Total lunar eclipse: ‘Blood moon’ phenomenon dazzles skywatchers
A total lunar eclipse, where the moon appears to have a red tint, commonly referred to as a “blood moon,” was visible for the first time in a year Sunday night into Monday morning.
The phenomenon is made possible when sunlight is filtered through the Earth’s atmosphere, giving the illusion that the moon glows red. The spectacle lasted about 90 minutes. It was one of the longest totalities of the decade. Observers in the eastern half of North America and all of Central and South America had prime seats for the show. It was also visible in Africa, Europe and the Middle East. Alaska, Asia and Australia were unable to view the phenomenon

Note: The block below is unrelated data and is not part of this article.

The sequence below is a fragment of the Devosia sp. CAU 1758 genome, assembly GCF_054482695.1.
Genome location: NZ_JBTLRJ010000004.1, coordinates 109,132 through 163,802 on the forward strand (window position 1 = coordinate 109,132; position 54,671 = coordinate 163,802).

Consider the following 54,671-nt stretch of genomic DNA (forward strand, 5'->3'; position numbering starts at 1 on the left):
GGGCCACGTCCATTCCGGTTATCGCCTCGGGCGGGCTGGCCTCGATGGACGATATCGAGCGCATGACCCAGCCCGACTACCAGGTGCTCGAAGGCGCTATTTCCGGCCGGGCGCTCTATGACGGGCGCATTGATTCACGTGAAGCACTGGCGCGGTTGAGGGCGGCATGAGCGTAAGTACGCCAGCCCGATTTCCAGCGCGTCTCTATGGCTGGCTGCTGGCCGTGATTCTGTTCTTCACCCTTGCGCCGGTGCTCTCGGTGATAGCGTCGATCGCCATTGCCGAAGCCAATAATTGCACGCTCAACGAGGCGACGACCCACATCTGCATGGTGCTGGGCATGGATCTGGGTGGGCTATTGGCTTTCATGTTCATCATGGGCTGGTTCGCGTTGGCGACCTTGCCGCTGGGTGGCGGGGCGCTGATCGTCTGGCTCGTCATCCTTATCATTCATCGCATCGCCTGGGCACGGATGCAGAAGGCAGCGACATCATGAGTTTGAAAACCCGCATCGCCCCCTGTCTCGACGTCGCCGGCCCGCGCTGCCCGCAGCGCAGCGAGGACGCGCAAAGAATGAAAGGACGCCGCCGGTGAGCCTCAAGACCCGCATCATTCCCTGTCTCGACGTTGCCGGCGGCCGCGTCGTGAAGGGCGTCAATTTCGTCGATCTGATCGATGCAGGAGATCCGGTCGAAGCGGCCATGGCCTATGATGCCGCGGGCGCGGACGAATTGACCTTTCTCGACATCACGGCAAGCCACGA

“This is really an eclipse for the Americas,” NASA’s Noah Petro, a planetary geologist who specializes in the moon, told the Associated Press. “It’s going to be a treat.”Before the process begins, the Moon appears its normal color but soon enters its penumbra and umbra stages of the process — where it adopts a pinkish hue — before it turns a definitive red.